In the quarters of Old Homs, the two faiths are so intertwined that it is impossible to find a street that is solely Muslim or Christian. If there is a church on a street, then there is a mosque; if there is a minaret, then there is a bell tower.
[![DSCF2042 [1600×1200] (1)]]Most of the Christians residing in Homs have worked to stay neutral over the course of the Syrian uprising, though some have openly sided with the regime or even the opposition.
But for Christians who stayed in their neighborhoods alongside Muslim rebels, neutrality was not an acceptable position for the regime. Security checkpoints were erected in an attempt to separate mixed residential quarters. Attempts to remove the checkpoints were met with random shelling that did not differentiate between Christian and Muslim homes or churches and mosques.
The mainly Christian districts of al-Hamidiyeh and Bustan al-Diwan suffered the brunt of the army bombardments due to their location in the heart of liberated (rebel-held) Homs. Residents were forced to flee at a moment’s notice, leaving most of their possessions behind. Those who remained suffered a worse fate of raids and massacres when regime forces advanced.
The rebels’ resilience in these areas created new divides that separated the liberated neighborhoods from those held by the Syrian army. In effect, most of the rebel areas are now completely under siege.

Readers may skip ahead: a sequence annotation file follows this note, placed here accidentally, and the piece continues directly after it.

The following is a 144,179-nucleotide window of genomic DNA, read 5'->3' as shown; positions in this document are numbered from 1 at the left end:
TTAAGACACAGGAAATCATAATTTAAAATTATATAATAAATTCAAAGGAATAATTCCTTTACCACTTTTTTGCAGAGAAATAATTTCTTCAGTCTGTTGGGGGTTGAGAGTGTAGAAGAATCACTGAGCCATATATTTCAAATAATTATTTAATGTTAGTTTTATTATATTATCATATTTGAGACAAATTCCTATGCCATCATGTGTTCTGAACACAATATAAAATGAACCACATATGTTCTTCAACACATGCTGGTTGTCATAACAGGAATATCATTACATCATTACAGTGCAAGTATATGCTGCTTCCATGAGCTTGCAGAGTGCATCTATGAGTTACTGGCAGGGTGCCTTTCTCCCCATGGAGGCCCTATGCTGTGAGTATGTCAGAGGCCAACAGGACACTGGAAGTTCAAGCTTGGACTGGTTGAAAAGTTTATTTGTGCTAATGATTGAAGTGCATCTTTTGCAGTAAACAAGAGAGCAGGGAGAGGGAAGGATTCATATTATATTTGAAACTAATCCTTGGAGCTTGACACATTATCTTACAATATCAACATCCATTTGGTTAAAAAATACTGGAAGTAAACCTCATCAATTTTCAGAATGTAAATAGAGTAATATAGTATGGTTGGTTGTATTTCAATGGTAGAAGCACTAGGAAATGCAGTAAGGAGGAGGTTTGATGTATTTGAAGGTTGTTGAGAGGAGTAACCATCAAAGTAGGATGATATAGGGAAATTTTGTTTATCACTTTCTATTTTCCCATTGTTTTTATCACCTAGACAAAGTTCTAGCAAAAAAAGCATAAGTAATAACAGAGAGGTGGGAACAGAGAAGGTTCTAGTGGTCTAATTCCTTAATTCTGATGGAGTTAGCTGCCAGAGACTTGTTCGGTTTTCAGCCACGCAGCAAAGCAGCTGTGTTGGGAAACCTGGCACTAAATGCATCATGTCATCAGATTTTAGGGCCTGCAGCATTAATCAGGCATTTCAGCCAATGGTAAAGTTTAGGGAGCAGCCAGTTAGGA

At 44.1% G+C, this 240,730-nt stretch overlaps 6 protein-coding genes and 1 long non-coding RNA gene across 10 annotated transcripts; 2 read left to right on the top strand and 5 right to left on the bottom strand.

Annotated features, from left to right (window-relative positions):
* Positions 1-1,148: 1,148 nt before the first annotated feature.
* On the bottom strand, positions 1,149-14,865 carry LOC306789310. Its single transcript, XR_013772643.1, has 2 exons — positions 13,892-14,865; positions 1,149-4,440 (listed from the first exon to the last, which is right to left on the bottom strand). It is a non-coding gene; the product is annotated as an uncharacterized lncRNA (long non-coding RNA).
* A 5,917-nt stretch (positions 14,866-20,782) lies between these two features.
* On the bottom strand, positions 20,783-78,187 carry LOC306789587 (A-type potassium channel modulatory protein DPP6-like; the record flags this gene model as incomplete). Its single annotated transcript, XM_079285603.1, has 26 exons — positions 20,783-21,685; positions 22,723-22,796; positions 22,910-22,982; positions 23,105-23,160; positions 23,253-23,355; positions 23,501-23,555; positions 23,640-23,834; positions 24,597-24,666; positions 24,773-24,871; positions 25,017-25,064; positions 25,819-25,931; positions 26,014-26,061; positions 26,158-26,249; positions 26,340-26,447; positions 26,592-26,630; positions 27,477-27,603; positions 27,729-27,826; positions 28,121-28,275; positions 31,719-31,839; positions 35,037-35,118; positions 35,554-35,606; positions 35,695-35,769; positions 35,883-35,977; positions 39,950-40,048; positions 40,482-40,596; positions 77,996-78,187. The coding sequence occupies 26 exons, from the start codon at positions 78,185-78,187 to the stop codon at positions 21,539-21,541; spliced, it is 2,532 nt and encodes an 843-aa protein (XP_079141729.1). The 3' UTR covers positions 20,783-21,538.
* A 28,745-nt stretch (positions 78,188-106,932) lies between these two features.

Nearly 10,000 Muslim civilians and rebels live in the besieged neighborhoods of Homs. Among them are 85 Christians, most of whom are elderly people. They refused to flee their homes despite being given the chance at the early stages of the siege in June 2012, when hundreds of thousands of Christian and Muslim residents left.
Father Francis van der Locht, a Dutch national who lives in Syria, is one of the people who chose to stay behind and take care of his fellow Christians. Most besieged residents know him for his sincere face, his heavy Arabic accent and his bicycle. He shares a bond of familiarity and friendship with those around him without discrimination.
[![DSCF2044 [1600×1200]]]Inside a church, a young Muslim girl helps take care of the families that had taken up residence there after fleeing their homes in the night. They had narrowly escaped the horrific massacres committed by encroaching troops in Karam al-Zaytoun, al-Nazeheen, al-Awadiyeh, Ashirah, and Deir Baalba. The mosques and churches of besieged Homs now provide shelter to survivors.